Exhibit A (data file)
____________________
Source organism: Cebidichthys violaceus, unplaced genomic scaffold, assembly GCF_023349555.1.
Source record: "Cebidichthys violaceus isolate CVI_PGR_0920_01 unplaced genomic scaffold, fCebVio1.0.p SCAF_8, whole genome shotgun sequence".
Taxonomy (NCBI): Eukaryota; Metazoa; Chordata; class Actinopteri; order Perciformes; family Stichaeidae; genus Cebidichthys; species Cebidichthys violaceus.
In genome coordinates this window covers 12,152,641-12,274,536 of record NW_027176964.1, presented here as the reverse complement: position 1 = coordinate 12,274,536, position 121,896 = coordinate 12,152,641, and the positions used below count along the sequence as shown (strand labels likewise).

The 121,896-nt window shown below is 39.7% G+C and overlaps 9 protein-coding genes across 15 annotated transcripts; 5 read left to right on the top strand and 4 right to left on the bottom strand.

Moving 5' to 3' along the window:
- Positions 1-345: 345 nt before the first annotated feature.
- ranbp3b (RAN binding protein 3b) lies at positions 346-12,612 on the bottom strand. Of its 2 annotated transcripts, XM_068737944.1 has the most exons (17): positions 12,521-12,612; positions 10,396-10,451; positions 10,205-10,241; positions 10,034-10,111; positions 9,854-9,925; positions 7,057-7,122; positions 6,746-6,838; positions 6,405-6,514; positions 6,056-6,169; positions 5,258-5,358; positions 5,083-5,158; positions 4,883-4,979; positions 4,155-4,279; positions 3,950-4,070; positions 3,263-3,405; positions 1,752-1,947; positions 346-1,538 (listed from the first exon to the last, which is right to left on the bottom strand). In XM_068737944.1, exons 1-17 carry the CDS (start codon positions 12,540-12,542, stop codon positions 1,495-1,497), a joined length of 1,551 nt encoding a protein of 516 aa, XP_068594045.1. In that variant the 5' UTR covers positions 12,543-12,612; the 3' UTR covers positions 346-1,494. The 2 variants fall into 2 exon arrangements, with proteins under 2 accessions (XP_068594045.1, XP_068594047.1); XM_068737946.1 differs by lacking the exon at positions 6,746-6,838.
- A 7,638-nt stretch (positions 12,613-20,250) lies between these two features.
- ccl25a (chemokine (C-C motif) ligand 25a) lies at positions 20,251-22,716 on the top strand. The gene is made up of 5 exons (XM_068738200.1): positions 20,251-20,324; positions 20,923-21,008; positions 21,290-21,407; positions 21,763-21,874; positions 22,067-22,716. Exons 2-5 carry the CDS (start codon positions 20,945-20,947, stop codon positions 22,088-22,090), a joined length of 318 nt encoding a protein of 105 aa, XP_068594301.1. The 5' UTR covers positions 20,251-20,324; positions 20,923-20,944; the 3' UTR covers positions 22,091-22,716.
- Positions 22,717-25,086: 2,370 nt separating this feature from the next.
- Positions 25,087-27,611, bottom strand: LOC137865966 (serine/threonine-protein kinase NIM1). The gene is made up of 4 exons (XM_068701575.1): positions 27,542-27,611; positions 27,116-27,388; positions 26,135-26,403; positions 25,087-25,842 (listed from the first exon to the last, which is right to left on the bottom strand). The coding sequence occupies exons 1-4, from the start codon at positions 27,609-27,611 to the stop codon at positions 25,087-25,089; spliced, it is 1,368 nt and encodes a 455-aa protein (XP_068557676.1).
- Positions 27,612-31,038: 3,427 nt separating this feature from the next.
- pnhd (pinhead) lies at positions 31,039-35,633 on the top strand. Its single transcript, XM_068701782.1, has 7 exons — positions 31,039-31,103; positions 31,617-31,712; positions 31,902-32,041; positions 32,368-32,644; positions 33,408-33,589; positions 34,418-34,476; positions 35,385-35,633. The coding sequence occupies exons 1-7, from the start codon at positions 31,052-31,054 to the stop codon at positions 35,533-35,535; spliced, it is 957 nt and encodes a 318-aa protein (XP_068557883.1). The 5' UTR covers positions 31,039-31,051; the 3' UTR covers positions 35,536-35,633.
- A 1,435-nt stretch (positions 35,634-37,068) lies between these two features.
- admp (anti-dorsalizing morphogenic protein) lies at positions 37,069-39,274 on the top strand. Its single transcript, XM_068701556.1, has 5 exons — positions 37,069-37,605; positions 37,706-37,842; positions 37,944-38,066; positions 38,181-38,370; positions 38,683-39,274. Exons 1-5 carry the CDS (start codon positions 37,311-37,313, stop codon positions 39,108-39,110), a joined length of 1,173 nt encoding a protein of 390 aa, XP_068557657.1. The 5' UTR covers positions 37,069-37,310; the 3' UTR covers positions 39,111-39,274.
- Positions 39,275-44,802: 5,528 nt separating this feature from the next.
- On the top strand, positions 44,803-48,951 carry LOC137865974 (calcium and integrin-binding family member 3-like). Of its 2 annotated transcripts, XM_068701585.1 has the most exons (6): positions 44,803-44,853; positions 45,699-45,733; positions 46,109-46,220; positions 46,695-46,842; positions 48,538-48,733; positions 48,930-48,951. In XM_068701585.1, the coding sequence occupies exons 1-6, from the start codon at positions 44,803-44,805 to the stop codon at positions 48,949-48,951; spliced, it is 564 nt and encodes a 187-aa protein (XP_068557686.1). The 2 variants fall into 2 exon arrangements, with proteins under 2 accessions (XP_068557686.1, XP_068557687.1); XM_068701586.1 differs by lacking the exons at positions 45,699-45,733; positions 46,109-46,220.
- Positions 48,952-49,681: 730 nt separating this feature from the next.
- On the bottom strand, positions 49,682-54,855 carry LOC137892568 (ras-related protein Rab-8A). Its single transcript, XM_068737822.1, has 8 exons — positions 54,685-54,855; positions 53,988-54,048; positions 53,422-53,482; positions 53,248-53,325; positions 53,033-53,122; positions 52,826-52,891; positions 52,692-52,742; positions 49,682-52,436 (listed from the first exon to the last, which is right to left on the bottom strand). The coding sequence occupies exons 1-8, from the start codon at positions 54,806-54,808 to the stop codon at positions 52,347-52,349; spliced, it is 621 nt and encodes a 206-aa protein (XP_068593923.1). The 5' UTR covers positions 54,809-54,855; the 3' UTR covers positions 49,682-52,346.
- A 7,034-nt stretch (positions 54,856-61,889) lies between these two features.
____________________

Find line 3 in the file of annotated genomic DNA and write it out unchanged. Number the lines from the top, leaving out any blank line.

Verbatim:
Taxonomy (NCBI): Eukaryota; Metazoa; Chordata; class Actinopteri; order Perciformes; family Stichaeidae; genus Cebidichthys; species Cebidichthys violaceus.